Tuesday, August 07, 2001

Winning surge adds reason to Reds' season

Streak builds confidence for 2002

By Chris Haft
The Cincinnati Enquirer

        The Reds' recent surge has done more than restore some of their respectability. It has given them relevance for the rest of this season and focus for the next one.

        Winning eight of their last nine games and 11 of their 15 since July 20 propels them into a stretch of 40 games in 41 days. They'll begin it tonight with the opener of a three-game series against the San Francisco Giants, who are one game out of first place in the National League West.

        This portion of the schedule, which includes series with all five Central Division rivals, gives Cincinnati the chance to play the spoiler role it suddenly relishes. During last week's seven-game winning streak, the Reds all but ended Florida's flickering postseason hopes and slowed first-place Los Angeles' momentum in the NL West race.

        Whether the Reds (46-64) can continue to improve is impossible to predict. Their resolve is more reliable.

        “I think the feeling's different in here now,” first baseman Sean Casey said. “We're going to beat some teams down the stretch. You don't come play the Reds anymore and guarantee yourself a couple of wins.”

        Said manager Bob Boone, “I think we're looking forward to matching this team against those teams that kind of beat us around. It'll be a good barometer for us to see, "What are we?' We truly believe we're better than what our record is.”

        The Reds also can begin addressing concerns for 2002.

        Already, spirited competition for spots in the starting rotation has developed. The current group of Lance Davis, Elmer Dessens, Jim Brower, Chris Reitsma and Jose Acevedo, who have pitched well in spurts, will be pushed by knuckleballer Jared Fernandez, left-hander Dennys Reyes and right-hander Scott Winchester, who have shown promise at Triple-A Louisville. Pete Harnisch also will be a factor if the veteran's elbow heals and he re-signs with Cincinnati for next season.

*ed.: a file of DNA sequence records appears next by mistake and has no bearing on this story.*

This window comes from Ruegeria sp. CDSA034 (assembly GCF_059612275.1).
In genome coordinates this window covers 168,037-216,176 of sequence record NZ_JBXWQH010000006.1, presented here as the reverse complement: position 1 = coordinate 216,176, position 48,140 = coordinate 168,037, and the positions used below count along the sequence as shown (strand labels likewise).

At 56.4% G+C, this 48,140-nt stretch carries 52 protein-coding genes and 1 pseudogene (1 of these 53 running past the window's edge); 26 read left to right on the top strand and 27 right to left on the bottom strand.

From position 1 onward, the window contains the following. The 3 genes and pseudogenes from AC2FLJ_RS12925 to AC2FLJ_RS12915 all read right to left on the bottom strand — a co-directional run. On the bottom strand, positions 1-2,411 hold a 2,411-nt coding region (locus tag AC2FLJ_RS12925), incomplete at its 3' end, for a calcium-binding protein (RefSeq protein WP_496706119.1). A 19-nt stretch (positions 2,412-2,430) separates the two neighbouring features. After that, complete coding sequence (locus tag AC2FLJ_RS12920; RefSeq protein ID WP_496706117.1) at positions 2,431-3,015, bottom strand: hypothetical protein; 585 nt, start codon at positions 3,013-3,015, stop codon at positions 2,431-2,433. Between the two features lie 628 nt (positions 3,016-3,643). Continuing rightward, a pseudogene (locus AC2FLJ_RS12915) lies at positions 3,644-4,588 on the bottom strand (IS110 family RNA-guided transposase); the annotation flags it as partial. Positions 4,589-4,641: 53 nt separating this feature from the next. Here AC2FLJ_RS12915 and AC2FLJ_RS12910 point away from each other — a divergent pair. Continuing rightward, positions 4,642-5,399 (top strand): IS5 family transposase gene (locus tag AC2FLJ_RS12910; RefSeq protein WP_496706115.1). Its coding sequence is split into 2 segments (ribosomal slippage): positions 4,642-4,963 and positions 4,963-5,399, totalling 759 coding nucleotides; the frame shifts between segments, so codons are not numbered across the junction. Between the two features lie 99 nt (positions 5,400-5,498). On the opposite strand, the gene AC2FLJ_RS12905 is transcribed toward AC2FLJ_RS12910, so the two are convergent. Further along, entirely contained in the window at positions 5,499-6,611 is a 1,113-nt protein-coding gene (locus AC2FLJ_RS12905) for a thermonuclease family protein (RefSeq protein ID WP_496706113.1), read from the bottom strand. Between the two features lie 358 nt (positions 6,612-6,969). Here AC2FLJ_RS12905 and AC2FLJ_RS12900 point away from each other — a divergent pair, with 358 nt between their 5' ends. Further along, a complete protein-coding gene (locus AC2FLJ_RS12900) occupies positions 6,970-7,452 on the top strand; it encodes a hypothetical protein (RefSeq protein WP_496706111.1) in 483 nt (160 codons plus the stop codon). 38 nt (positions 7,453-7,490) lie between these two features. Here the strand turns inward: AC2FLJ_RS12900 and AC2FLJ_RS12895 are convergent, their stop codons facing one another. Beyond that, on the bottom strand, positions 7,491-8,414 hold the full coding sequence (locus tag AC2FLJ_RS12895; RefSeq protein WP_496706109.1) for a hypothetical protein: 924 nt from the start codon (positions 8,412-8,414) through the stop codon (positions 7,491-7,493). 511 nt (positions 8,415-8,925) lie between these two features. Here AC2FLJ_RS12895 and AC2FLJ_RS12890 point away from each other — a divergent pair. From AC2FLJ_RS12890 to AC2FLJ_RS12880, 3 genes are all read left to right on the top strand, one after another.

“I just think consistency from here on out is the biggest key,” relief ace Danny Graves said. “All the young guys in the rotation are finally getting comfortable enough to where they can just go out and pitch instead of having that feeling of, "I have to be perfect so I don't get sent down.'”

        The Reds' rise has given them a much-needed boost of self-esteem. Even if they level off and play .500 ball the rest of the season, it will build optimism for next spring.

        “We've shown signs that this isn't really a hot streak,” Boone said. “This is what we've kind of expected out of spring training.”

        Cincinnati's uprising has coincided with the arrival of Todd Walker and exciting rookie Adam Dunn. But the rest of the offense has been galvanized. Casey's hitting .404 in his last 14 games, Ken Griffey Jr. .323 in his last 15. Dmitri Young has eight RBI in his last five games. Aaron Boone has hit .320 since leaving the disabled list June 15. Pokey Reese is batting .304 during a seven-game hitting streak.

        Before Sunday's 10-9 victory at San Diego, Reds pitchers compiled a 2.71 ERA over an eight-game stretch.

        “There have been a lot of times when they could have packed it in,” Bob Boone said. “They've given the intensity. It's really nothing I've done. It's just in them.”

        Building competitiveness won't necessarily force the Reds to add capital to their payroll, although it probably will rise anyway.

        The arbitration process has diminished the impact of “salary drives,” those late-season pushes players launch to improve their statistics and bargaining power. Since merely filing for arbitration virtually guarantees huge raises regardless of performance, Reds management already knows it must pay dearly to keep arbitration-eligible players such as Casey, Graves, Reese and Young. First-time arbitration-eligible performers such as Aaron Boone and Elmer Dessens also should receive big raises.

        But several key Reds, including Griffey, Barry Larkin, Scott Sullivan and Walker already are signed beyond next year. Others, such as Jason LaRue and Reitsma, aren't eligible for arbitration, meaning their pay hikes will be nominal.


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